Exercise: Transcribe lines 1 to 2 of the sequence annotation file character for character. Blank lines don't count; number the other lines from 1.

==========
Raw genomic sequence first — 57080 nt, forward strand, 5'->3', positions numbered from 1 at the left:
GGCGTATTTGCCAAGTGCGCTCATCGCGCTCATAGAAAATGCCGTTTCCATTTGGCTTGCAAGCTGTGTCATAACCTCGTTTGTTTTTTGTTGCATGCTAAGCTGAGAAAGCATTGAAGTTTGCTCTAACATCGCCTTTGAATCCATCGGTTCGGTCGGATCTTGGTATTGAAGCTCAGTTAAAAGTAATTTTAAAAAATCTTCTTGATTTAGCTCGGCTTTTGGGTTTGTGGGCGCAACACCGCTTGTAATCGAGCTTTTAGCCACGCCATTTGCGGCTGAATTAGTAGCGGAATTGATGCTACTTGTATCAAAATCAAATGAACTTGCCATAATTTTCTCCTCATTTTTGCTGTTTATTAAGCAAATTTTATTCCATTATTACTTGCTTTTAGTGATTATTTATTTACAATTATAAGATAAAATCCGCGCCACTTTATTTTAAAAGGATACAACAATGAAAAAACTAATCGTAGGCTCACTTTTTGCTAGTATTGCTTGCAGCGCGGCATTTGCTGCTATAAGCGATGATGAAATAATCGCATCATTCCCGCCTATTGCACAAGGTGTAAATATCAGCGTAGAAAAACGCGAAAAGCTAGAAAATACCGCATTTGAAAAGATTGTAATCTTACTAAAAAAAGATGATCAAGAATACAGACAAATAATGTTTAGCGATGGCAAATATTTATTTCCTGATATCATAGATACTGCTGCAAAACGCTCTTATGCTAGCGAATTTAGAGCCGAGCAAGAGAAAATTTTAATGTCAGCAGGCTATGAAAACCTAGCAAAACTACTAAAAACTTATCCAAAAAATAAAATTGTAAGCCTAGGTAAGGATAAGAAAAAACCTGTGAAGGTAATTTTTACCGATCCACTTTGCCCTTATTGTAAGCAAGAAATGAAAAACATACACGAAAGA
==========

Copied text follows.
Raw genomic sequence first — 57080 nt, forward strand, 5'->3', positions numbered from 1 at the left:
GGCGTATTTGCCAAGTGCGCTCATCGCGCTCATAGAAAATGCCGTTTCCATTTGGCTTGCAAGCTGTGTCATAACCTCGTTTGTTTTTTGTTGCATGCTAAGCTGAGAAAGCATTGAAGTTTGCTCTAACATCGCCTTTGAATCCATCGGTTCGGTCGGATCTTGGTATTGAAGCTCAGTTAAAAGTAATTTTAAAAAATCTTCTTGATTTAGCTCGGCTTTTGGGTTTGTGGGCGCAACACCGCTTGTAATCGAGCTTTTAGCCACGCCATTTGCGGCTGAATTAGTAGCGGAATTGATGCTACTTGTATCAAAATCAAATGAACTTGCCATAATTTTCTCCTCATTTTTGCTGTTTATTAAGCAAATTTTATTCCATTATTACTTGCTTTTAGTGATTATTTATTTACAATTATAAGATAAAATCCGCGCCACTTTATTTTAAAAGGATACAACAATGAAAAAACTAATCGTAGGCTCACTTTTTGCTAGTATTGCTTGCAGCGCGGCATTTGCTGCTATAAGCGATGATGAAATAATCGCATCATTCCCGCCTATTGCACAAGGTGTAAATATCAGCGTAGAAAAACGCGAAAAGCTAGAAAATACCGCATTTGAAAAGATTGTAATCTTACTAAAAAAAGATGATCAAGAATACAGACAAATAATGTTTAGCGATGGCAAATATTTATTTCCTGATATCATAGATACTGCTGCAAAACGCTCTTATGCTAGCGAATTTAGAGCCGAGCAAGAGAAAATTTTAATGTCAGCAGGCTATGAAAACCTAGCAAAACTACTAAAAACTTATCCAAAAAATAAAATTGTAAGCCTAGGTAAGGATAAGAAAAAACCTGTGAAGGTAATTTTTACCGATCCACTTTGCCCTTATTGTAAGCAAGAAATGAAAAACATACACGAAAGA